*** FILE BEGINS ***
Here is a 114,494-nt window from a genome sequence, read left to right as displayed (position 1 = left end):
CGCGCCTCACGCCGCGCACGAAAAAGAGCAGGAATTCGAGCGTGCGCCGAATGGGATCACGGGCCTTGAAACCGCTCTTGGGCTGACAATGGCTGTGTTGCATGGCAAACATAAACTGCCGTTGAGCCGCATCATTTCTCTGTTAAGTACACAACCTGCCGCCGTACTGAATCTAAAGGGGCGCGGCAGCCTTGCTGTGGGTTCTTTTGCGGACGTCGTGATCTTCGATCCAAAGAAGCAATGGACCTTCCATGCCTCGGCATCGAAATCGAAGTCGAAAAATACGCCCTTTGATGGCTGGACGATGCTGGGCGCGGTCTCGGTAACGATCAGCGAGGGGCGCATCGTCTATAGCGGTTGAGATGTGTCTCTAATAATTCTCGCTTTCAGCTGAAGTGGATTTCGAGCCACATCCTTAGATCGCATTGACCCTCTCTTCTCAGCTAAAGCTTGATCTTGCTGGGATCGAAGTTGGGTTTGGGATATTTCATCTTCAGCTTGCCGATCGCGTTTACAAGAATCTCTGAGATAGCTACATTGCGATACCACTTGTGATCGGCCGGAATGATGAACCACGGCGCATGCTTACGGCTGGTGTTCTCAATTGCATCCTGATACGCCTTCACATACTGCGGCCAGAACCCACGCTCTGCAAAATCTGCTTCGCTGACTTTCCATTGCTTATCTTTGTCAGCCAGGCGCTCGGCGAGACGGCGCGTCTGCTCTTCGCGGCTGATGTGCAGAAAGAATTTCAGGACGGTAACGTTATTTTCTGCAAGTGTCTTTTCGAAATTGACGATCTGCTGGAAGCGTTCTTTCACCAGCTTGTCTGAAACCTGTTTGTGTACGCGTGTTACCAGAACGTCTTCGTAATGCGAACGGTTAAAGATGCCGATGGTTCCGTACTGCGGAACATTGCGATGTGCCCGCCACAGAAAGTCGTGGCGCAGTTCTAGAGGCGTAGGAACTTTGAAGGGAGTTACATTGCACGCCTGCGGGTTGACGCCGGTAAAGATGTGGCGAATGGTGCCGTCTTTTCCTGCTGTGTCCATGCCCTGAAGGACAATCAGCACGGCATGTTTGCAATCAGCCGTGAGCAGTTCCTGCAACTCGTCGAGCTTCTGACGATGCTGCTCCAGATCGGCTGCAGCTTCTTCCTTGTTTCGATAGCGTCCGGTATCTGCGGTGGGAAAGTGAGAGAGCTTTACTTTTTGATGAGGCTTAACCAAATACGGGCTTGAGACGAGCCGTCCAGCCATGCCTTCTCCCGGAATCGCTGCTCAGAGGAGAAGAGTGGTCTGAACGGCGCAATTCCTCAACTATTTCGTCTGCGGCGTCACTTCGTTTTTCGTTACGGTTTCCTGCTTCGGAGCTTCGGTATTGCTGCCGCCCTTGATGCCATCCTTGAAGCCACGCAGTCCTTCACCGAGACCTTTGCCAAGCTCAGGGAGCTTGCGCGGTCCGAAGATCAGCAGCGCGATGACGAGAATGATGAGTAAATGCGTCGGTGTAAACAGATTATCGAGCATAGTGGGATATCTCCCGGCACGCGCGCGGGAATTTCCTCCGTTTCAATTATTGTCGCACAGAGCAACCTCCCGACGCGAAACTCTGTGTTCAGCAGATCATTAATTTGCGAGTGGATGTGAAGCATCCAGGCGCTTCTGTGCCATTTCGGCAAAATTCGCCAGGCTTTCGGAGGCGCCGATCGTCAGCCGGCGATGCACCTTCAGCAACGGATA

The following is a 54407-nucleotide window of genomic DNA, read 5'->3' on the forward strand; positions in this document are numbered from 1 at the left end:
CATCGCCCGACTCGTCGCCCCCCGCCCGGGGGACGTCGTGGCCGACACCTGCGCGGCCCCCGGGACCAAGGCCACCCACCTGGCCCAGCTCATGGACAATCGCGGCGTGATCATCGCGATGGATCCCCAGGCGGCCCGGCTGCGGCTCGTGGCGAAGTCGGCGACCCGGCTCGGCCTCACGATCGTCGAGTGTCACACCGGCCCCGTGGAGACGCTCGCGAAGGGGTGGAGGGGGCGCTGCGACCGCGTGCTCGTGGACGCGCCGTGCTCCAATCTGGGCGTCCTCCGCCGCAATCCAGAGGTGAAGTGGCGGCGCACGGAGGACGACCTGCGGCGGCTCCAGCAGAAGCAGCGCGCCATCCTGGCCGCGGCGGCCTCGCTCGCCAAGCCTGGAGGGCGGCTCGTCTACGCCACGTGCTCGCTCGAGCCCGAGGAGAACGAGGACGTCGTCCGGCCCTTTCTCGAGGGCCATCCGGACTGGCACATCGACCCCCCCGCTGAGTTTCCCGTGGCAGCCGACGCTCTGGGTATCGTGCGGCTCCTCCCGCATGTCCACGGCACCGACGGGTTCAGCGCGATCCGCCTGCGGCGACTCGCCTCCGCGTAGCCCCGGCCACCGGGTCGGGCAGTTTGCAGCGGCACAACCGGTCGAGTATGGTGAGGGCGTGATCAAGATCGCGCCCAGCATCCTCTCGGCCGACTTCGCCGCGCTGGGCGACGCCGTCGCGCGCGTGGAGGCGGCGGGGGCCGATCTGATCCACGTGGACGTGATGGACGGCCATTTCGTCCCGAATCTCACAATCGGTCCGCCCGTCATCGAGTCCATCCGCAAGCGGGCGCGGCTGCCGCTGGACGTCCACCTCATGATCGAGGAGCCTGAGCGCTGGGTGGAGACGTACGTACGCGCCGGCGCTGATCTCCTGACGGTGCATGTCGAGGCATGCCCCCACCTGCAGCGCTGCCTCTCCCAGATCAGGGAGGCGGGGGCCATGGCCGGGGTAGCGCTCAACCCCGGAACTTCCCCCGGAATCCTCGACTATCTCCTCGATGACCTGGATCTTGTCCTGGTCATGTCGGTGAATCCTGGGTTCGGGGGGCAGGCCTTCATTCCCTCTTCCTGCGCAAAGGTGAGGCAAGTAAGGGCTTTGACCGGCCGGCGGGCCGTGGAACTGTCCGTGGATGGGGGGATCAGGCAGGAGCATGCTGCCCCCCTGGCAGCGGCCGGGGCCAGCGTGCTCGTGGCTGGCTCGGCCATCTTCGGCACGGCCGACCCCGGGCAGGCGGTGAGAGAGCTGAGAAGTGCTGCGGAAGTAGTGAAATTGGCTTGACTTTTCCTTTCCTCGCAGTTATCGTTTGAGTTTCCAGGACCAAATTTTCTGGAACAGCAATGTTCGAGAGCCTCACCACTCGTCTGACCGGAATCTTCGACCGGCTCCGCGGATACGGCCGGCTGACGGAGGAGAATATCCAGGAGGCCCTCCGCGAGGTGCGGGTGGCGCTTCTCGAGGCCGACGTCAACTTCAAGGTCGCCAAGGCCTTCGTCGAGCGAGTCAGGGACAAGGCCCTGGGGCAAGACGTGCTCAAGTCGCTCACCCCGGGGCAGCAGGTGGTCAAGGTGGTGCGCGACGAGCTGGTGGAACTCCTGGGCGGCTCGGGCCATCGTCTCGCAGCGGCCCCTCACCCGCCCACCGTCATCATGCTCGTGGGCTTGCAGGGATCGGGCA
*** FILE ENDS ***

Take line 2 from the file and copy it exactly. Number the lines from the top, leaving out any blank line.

CGCGCCTCACGCCGCGCACGAAAAAGAGCAGGAATTCGAGCGTGCGCCGAATGGGATCACGGGCCTTGAAACCGCTCTTGGGCTGACAATGGCTGTGTTGCATGGCAAACATAAACTGCCGTTGAGCCGCATCATTTCTCTGTTAAGTACACAACCTGCCGCCGTACTGAATCTAAAGGGGCGCGGCAGCCTTGCTGTGGGTTCTTTTGCGGACGTCGTGATCTTCGATCCAAAGAAGCAATGGACCTTCCATGCCTCGGCATCGAAATCGAAGTCGAAAAATACGCCCTTTGATGGCTGGACGATGCTGGGCGCGGTCTCGGTAACGATCAGCGAGGGGCGCATCGTCTATAGCGGTTGAGATGTGTCTCTAATAATTCTCGCTTTCAGCTGAAGTGGATTTCGAGCCACATCCTTAGATCGCATTGACCCTCTCTTCTCAGCTAAAGCTTGATCTTGCTGGGATCGAAGTTGGGTTTGGGATATTTCATCTTCAGCTTGCCGATCGCGTTTACAAGAATCTCTGAGATAGCTACATTGCGATACCACTTGTGATCGGCCGGAATGATGAACCACGGCGCATGCTTACGGCTGGTGTTCTCAATTGCATCCTGATACGCCTTCACATACTGCGGCCAGAACCCACGCTCTGCAAAATCTGCTTCGCTGACTTTCCATTGCTTATCTTTGTCAGCCAGGCGCTCGGCGAGACGGCGCGTCTGCTCTTCGCGGCTGATGTGCAGAAAGAATTTCAGGACGGTAACGTTATTTTCTGCAAGTGTCTTTTCGAAATTGACGATCTGCTGGAAGCGTTCTTTCACCAGCTTGTCTGAAACCTGTTTGTGTACGCGTGTTACCAGAACGTCTTCGTAATGCGAACGGTTAAAGATGCCGATGGTTCCGTACTGCGGAACATTGCGATGTGCCCGCCACAGAAAGTCGTGGCGCAGTTCTAGAGGCGTAGGAACTTTGAAGGGAGTTACATTGCACGCCTGCGGGTTGACGCCGGTAAAGATGTGGCGAATGGTGCCGTCTTTTCCTGCTGTGTCCATGCCCTGAAGGACAATCAGCACGGCATGTTTGCAATCAGCCGTGAGCAGTTCCTGCAACTCGTCGAGCTTCTGACGATGCTGCTCCAGATCGGCTGCAGCTTCTTCCTTGTTTCGATAGCGTCCGGTATCTGCGGTGGGAAAGTGAGAGAGCTTTACTTTTTGATGAGGCTTAACCAAATACGGGCTTGAGACGAGCCGTCCAGCCATGCCTTCTCCCGGAATCGCTGCTCAGAGGAGAAGAGTGGTCTGAACGGCGCAATTCCTCAACTATTTCGTCTGCGGCGTCACTTCGTTTTTCGTTACGGTTTCCTGCTTCGGAGCTTCGGTATTGCTGCCGCCCTTGATGCCATCCTTGAAGCCACGCAGTCCTTCACCGAGACCTTTGCCAAGCTCAGGGAGCTTGCGCGGTCCGAAGATCAGCAGCGCGATGACGAGAATGATGAGTAAATGCGTCGGTGTAAACAGATTATCGAGCATAGTGGGATATCTCCCGGCACGCGCGCGGGAATTTCCTCCGTTTCAATTATTGTCGCACAGAGCAACCTCCCGACGCGAAACTCTGTGTTCAGCAGATCATTAATTTGCGAGTGGATGTGAAGCATCCAGGCGCTTCTGTGCCATTTCGGCAAAATTCGCCAGGCTTTCGGAGGCGCCGATCGTCAGCCGGCGATGCACCTTCAGCAACGGATA